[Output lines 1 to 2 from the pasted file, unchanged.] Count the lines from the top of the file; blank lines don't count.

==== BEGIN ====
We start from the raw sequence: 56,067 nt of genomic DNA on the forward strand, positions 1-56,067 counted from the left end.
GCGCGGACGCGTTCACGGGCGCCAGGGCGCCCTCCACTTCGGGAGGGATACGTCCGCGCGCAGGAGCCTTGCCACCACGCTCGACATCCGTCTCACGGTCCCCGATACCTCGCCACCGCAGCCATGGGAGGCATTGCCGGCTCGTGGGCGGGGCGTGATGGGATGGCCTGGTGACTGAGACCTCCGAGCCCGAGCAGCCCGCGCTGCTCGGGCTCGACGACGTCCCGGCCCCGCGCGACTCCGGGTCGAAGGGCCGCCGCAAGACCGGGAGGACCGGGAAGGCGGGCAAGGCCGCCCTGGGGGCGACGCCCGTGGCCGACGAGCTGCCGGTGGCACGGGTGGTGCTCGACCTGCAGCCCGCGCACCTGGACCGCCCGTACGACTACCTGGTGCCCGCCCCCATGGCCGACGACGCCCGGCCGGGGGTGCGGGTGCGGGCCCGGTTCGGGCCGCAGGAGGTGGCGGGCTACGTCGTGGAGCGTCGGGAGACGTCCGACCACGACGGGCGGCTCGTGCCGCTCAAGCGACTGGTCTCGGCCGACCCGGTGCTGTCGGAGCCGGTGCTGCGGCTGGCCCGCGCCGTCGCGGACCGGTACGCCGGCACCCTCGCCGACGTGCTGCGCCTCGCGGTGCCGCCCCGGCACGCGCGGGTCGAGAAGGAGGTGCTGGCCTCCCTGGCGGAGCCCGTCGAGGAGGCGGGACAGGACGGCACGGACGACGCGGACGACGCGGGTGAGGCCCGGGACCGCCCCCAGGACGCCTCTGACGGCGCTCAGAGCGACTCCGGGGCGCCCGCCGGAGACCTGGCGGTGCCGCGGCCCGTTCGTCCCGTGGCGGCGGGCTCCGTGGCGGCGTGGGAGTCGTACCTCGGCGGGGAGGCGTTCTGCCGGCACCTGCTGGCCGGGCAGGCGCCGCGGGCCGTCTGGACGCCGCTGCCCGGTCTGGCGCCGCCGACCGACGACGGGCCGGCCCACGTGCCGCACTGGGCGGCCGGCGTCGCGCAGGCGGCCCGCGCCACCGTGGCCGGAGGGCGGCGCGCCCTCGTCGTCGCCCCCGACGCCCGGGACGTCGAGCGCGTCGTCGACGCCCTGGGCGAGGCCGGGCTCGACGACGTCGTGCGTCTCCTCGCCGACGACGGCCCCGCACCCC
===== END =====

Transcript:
We start from the raw sequence: 56,067 nt of genomic DNA on the forward strand, positions 1-56,067 counted from the left end.
GCGCGGACGCGTTCACGGGCGCCAGGGCGCCCTCCACTTCGGGAGGGATACGTCCGCGCGCAGGAGCCTTGCCACCACGCTCGACATCCGTCTCACGGTCCCCGATACCTCGCCACCGCAGCCATGGGAGGCATTGCCGGCTCGTGGGCGGGGCGTGATGGGATGGCCTGGTGACTGAGACCTCCGAGCCCGAGCAGCCCGCGCTGCTCGGGCTCGACGACGTCCCGGCCCCGCGCGACTCCGGGTCGAAGGGCCGCCGCAAGACCGGGAGGACCGGGAAGGCGGGCAAGGCCGCCCTGGGGGCGACGCCCGTGGCCGACGAGCTGCCGGTGGCACGGGTGGTGCTCGACCTGCAGCCCGCGCACCTGGACCGCCCGTACGACTACCTGGTGCCCGCCCCCATGGCCGACGACGCCCGGCCGGGGGTGCGGGTGCGGGCCCGGTTCGGGCCGCAGGAGGTGGCGGGCTACGTCGTGGAGCGTCGGGAGACGTCCGACCACGACGGGCGGCTCGTGCCGCTCAAGCGACTGGTCTCGGCCGACCCGGTGCTGTCGGAGCCGGTGCTGCGGCTGGCCCGCGCCGTCGCGGACCGGTACGCCGGCACCCTCGCCGACGTGCTGCGCCTCGCGGTGCCGCCCCGGCACGCGCGGGTCGAGAAGGAGGTGCTGGCCTCCCTGGCGGAGCCCGTCGAGGAGGCGGGACAGGACGGCACGGACGACGCGGACGACGCGGGTGAGGCCCGGGACCGCCCCCAGGACGCCTCTGACGGCGCTCAGAGCGACTCCGGGGCGCCCGCCGGAGACCTGGCGGTGCCGCGGCCCGTTCGTCCCGTGGCGGCGGGCTCCGTGGCGGCGTGGGAGTCGTACCTCGGCGGGGAGGCGTTCTGCCGGCACCTGCTGGCCGGGCAGGCGCCGCGGGCCGTCTGGACGCCGCTGCCCGGTCTGGCGCCGCCGACCGACGACGGGCCGGCCCACGTGCCGCACTGGGCGGCCGGCGTCGCGCAGGCGGCCCGCGCCACCGTGGCCGGAGGGCGGCGCGCCCTCGTCGTCGCCCCCGACGCCCGGGACGTCGAGCGCGTCGTCGACGCCCTGGGCGAGGCCGGGCTCGACGACGTCGTGCGTCTCCTCGCCGACGACGGCCCCGCACCCC